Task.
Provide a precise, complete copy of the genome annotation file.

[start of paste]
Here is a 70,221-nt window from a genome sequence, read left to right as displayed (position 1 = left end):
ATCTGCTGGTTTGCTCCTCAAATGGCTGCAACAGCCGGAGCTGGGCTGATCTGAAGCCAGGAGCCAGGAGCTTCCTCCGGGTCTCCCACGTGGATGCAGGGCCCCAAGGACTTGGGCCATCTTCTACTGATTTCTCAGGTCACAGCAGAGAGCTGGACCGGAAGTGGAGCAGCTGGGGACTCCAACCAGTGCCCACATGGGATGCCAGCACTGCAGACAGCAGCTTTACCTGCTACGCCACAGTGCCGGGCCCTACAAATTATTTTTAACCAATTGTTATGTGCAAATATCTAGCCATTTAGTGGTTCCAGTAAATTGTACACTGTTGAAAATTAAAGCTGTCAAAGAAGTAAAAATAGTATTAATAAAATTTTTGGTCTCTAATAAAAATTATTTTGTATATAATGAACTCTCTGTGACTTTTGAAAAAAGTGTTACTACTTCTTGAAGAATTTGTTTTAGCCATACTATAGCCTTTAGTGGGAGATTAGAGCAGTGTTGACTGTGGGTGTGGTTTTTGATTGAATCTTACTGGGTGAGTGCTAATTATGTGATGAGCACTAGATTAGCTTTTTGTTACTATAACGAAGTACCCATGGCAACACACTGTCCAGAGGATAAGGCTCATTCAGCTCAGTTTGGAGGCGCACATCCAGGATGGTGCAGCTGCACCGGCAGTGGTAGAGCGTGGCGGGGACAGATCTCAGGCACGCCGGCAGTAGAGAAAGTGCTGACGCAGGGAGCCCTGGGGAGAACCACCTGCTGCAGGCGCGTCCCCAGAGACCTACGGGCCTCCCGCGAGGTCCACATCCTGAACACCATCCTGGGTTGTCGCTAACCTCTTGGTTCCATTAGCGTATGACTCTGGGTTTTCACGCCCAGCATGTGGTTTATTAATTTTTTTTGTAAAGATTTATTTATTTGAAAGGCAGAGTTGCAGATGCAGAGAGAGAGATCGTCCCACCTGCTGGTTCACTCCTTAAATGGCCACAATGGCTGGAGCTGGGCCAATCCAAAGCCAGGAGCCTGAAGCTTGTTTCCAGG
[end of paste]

Here is a 70,221-nt window from a genome sequence, read left to right as displayed (position 1 = left end):
ATCTGCTGGTTTGCTCCTCAAATGGCTGCAACAGCCGGAGCTGGGCTGATCTGAAGCCAGGAGCCAGGAGCTTCCTCCGGGTCTCCCACGTGGATGCAGGGCCCCAAGGACTTGGGCCATCTTCTACTGATTTCTCAGGTCACAGCAGAGAGCTGGACCGGAAGTGGAGCAGCTGGGGACTCCAACCAGTGCCCACATGGGATGCCAGCACTGCAGACAGCAGCTTTACCTGCTACGCCACAGTGCCGGGCCCTACAAATTATTTTTAACCAATTGTTATGTGCAAATATCTAGCCATTTAGTGGTTCCAGTAAATTGTACACTGTTGAAAATTAAAGCTGTCAAAGAAGTAAAAATAGTATTAATAAAATTTTTGGTCTCTAATAAAAATTATTTTGTATATAATGAACTCTCTGTGACTTTTGAAAAAAGTGTTACTACTTCTTGAAGAATTTGTTTTAGCCATACTATAGCCTTTAGTGGGAGATTAGAGCAGTGTTGACTGTGGGTGTGGTTTTTGATTGAATCTTACTGGGTGAGTGCTAATTATGTGATGAGCACTAGATTAGCTTTTTGTTACTATAACGAAGTACCCATGGCAACACACTGTCCAGAGGATAAGGCTCATTCAGCTCAGTTTGGAGGCGCACATCCAGGATGGTGCAGCTGCACCGGCAGTGGTAGAGCGTGGCGGGGACAGATCTCAGGCACGCCGGCAGTAGAGAAAGTGCTGACGCAGGGAGCCCTGGGGAGAACCACCTGCTGCAGGCGCGTCCCCAGAGACCTACGGGCCTCCCGCGAGGTCCACATCCTGAACACCATCCTGGGTTGTCGCTAACCTCTTGGTTCCATTAGCGTATGACTCTGGGTTTTCACGCCCAGCATGTGGTTTATTAATTTTTTTTGTAAAGATTTATTTATTTGAAAGGCAGAGTTGCAGATGCAGAGAGAGAGATCGTCCCACCTGCTGGTTCACTCCTTAAATGGCCACAATGGCTGGAGCTGGGCCAATCCAAAGCCAGGAGCCTGAAGCTTGTTTCCAGG